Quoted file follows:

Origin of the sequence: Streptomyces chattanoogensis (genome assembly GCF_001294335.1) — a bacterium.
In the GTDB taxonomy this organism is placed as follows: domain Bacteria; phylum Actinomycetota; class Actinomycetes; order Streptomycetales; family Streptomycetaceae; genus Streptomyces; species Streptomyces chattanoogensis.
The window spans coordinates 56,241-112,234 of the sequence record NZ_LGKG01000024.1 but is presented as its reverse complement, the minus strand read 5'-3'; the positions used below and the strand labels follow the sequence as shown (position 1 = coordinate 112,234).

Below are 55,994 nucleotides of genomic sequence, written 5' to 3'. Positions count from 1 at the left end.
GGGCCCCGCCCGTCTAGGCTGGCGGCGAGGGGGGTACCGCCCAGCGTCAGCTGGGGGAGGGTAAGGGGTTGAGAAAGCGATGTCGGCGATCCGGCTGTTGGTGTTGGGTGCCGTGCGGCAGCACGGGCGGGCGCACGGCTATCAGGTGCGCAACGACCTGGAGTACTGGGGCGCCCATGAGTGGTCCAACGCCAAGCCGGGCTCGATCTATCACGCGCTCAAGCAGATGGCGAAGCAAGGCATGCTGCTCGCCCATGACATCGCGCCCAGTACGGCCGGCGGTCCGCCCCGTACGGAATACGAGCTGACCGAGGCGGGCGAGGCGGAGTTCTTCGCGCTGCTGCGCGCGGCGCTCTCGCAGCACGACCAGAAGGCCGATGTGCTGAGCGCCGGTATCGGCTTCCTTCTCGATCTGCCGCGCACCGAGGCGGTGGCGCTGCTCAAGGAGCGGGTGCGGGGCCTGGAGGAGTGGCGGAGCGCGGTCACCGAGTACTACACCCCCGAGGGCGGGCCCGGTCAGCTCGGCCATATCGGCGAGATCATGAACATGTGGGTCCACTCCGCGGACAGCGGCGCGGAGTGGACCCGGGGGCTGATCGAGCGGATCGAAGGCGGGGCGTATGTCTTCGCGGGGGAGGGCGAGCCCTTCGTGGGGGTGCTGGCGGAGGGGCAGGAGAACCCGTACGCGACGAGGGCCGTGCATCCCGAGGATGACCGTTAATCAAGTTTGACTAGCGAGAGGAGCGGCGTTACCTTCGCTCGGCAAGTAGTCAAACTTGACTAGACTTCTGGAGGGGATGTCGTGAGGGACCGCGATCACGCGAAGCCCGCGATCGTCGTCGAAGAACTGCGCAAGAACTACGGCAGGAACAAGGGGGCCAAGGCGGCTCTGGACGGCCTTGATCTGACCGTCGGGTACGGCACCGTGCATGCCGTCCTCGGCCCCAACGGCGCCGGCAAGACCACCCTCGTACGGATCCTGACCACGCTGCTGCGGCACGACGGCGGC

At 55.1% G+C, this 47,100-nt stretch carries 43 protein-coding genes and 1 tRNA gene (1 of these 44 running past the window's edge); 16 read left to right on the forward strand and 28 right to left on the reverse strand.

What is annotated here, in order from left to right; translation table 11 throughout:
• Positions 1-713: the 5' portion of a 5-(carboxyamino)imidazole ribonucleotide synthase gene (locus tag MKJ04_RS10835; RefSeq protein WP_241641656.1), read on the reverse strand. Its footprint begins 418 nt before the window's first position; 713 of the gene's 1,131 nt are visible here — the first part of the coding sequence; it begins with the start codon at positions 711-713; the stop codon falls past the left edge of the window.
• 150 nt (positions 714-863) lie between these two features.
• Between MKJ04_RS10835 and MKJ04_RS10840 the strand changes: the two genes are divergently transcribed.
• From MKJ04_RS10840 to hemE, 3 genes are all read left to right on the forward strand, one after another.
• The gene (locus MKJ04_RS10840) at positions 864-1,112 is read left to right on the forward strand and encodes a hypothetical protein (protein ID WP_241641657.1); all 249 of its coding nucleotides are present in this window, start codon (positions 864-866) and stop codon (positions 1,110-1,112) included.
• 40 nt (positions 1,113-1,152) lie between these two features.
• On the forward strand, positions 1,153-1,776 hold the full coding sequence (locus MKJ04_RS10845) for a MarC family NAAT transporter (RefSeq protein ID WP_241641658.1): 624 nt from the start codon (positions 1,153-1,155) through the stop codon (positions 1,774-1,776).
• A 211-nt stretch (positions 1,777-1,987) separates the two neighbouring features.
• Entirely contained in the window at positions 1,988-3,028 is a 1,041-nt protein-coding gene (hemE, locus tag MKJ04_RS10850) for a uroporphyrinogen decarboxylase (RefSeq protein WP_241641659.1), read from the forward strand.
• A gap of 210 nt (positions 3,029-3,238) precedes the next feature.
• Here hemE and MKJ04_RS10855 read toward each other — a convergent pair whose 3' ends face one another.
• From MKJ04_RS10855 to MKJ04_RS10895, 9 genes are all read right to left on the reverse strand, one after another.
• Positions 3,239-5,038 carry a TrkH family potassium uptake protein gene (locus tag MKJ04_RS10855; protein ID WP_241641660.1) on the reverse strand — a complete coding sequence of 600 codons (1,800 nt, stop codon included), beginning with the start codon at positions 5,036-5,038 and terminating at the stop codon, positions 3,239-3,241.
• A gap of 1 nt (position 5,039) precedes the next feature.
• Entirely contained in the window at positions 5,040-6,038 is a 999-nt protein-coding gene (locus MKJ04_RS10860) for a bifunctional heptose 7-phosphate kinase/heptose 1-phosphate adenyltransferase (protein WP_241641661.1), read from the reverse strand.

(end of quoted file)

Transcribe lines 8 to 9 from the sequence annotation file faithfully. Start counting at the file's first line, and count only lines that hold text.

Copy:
• Positions 1-713: the 5' portion of a 5-(carboxyamino)imidazole ribonucleotide synthase gene (locus tag MKJ04_RS10835; RefSeq protein WP_241641656.1), read on the reverse strand. Its footprint begins 418 nt before the window's first position; 713 of the gene's 1,131 nt are visible here — the first part of the coding sequence; it begins with the start codon at positions 711-713; the stop codon falls past the left edge of the window.
• 150 nt (positions 714-863) lie between these two features.